Hear that? That’s the sound of the rainforest and the sea calling your name—and Costa Rica has immaculate jungles and stunning coastlines in spades. Don’t dive in blind! Here are the answers to all of your frequently asked questions about travel to Costa Rica.
Planning your perfect trip to Costa Rica is like spotting a sloth in the wild—you’re going to need a local’s expertise. Connect with a Costa Rican local to get answers to all of your questions and a personalized itinerary to boot. Learn more.
A: Costa Rica is roughly the size of West Virginia, but this small country holds 5 percent of the world’s biodiversity. The variety of life here—with more than 500,000 species of wildlife—is unreal. Some of the most unique animals found in Costa Rica are sloths (both two- and three-toed), spider monkeys, toucans, scarlet macaws, jaguars, whale sharks, and hordes of sea turtles.
With amazing critters comes equally stunning scenery. From acres of cloud forests with lush, lively canopies to miles of sandy coastline with impressive swells to surf, Costa Rica is the place for a one-of-a-kind outdoor adventure. For more information, see our article on the essential things to do in Costa Rica.
A: Yup! Costa Rica’s commitment to sustainability is world-renowned. The country aims to be carbon neutral by 2021, and most of its electricity already comes from natural resources (through hydroelectricity). How cool is that?
Using water to generate power has halted the destruction of Costa Rica’s famed forests; as of 2005, deforestation has nearly stopped altogether. So, throw a compostable straw at a map of Costa Rica and you have a one in four chance of hitting a national park. That’s right—25 percent of the country dedicated as protected land.
A: The most popular time to visit Costa Rica is during the country’s dry season from December through April. Expect lots of sunshine with average temperatures in the 70s (but more travelers and costlier accommodations).
For better deals, visit between May and November during Costa Rica’s rainy season, when the country will be at its absolute greenest. Average national temperatures are still under 80 degrees, and certain regions are less water-logged than others (like Guanacaste). A break in the downpours in July and August make these popular months for travelers.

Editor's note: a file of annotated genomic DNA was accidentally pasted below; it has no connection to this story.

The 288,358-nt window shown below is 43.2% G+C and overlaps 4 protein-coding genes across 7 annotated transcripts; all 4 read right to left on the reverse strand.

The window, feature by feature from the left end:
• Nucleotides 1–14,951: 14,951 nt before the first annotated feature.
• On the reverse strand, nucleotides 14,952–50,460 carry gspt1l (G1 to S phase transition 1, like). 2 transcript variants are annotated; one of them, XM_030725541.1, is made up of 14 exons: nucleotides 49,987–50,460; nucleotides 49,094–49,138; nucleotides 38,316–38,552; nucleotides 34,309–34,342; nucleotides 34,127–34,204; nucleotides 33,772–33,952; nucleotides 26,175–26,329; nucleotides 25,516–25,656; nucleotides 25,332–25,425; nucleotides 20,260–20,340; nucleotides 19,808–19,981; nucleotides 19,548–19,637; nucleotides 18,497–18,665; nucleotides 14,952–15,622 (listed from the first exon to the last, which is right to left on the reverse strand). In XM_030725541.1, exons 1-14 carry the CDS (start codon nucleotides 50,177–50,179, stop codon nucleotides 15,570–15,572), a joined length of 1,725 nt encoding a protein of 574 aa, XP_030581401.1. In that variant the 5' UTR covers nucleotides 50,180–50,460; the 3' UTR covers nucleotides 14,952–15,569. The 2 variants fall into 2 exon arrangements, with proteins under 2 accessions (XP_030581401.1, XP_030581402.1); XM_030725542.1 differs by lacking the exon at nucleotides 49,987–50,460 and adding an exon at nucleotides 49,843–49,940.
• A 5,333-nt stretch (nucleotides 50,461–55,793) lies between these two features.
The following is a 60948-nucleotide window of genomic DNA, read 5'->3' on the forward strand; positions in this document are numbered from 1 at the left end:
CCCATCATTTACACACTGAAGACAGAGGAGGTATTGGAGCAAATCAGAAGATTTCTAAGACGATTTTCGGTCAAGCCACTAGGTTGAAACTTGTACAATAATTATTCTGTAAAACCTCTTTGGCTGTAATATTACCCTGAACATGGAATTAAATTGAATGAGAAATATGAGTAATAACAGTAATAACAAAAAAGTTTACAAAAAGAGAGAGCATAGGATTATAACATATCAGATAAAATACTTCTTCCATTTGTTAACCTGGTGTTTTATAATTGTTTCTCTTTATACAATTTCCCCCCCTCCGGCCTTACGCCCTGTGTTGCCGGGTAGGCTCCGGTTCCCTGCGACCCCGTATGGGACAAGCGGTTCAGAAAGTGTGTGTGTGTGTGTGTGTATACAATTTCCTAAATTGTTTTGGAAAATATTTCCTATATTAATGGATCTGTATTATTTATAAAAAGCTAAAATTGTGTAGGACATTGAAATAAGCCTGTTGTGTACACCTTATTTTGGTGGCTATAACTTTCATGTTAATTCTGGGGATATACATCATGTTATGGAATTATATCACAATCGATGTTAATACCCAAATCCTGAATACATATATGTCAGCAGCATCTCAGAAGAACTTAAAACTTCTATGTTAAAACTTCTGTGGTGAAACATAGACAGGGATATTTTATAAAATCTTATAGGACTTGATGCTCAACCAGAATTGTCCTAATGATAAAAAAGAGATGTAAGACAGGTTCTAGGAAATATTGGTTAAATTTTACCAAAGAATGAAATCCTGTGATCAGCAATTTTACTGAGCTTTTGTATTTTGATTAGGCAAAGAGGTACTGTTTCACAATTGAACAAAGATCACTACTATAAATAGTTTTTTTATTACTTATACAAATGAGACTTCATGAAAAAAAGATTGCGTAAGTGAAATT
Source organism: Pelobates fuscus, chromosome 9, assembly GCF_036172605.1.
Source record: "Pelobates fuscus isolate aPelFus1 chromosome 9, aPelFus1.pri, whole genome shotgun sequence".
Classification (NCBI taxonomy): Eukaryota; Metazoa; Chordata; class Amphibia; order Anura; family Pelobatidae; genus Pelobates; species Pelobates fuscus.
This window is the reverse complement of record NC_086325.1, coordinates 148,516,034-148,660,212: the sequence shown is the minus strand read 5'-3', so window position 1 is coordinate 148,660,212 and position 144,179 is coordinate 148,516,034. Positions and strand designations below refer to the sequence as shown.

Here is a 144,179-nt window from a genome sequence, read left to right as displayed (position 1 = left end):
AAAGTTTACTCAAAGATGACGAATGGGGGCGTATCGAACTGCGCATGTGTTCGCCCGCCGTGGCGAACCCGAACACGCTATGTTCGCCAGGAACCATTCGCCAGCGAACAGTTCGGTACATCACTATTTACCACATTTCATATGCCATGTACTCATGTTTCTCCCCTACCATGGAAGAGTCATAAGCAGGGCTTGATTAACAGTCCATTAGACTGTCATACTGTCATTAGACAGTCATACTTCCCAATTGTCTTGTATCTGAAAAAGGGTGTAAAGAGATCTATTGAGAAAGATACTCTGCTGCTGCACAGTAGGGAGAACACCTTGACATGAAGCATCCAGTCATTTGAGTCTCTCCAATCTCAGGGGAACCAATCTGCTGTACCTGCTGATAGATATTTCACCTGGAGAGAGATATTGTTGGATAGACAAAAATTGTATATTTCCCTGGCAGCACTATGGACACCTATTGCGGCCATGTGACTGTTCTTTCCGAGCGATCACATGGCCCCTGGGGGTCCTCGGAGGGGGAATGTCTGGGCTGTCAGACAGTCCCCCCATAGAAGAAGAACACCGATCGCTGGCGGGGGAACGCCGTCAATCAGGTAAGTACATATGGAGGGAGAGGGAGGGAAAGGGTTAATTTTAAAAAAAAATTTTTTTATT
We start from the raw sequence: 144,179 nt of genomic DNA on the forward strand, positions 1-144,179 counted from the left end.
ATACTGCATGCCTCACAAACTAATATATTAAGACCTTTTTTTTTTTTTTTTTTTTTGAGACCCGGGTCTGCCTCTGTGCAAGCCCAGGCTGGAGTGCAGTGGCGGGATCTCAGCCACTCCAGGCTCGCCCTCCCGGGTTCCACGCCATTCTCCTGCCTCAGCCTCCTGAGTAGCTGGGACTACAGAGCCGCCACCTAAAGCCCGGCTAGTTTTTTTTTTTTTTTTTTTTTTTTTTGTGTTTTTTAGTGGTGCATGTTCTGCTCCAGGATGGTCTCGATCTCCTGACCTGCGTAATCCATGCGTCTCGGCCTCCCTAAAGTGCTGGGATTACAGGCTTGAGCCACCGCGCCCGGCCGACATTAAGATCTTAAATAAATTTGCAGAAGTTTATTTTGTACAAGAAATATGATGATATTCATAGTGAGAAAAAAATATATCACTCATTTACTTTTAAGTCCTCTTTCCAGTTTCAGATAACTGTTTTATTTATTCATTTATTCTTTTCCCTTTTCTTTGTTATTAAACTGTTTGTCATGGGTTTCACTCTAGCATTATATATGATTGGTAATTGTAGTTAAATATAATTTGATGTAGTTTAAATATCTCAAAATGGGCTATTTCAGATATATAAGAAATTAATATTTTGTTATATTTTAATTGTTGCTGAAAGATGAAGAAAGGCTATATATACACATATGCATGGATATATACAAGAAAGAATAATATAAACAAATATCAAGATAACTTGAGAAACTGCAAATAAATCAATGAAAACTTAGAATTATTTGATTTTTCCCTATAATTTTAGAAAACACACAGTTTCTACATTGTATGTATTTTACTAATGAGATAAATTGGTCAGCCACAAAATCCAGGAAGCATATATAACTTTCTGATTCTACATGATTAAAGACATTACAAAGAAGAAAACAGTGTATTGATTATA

Pro tip: Are you set on seeing thousands of sea turtles shimmy up the sand to lay their eggs? Or maybe you won’t leave Costa Rica without riding your first barrel wave? Choosing what time of year to visit Costa Rica depends on what you want to do. Talk to a local who can give you personalized advice on the best time to visit.
A: Translating to the “pure” or “simple life,” pura vida encompasses Costa Rican’s laid-back attitudes and friendly demeanors. This mindset is so pervasive that you’re likely to hear “pura vida” used as a greeting or as a response to “How are you?”
Costa Rica currently holds the honor of the happiest country in the world. Many Costa Ricans, (nicknamed Ticos), practice an appreciation for the little things in life, and this positive outlook is certainly a contributing factor to the country’s joyful reputation. Increased government spending on education, healthcare, and retirement plans help a lot too. And the beaches. Those can’t hurt, right?
A: US citizens do not need a visa to visit Costa Rica unless they plan on staying more than 90 days. You will need to present a valid passport and a return airline ticket to enter the country. If you’re traveling to Costa Rica from another country, check the embassy’s site to see whether or not you’ll need a visa.
A: If you’re up-to-date on your vaccinations, then you’re good to go. To enter Costa Rica from other South American or African countries, like Brazil or Peru, you’ll need to supply proof of a yellow fever vaccination.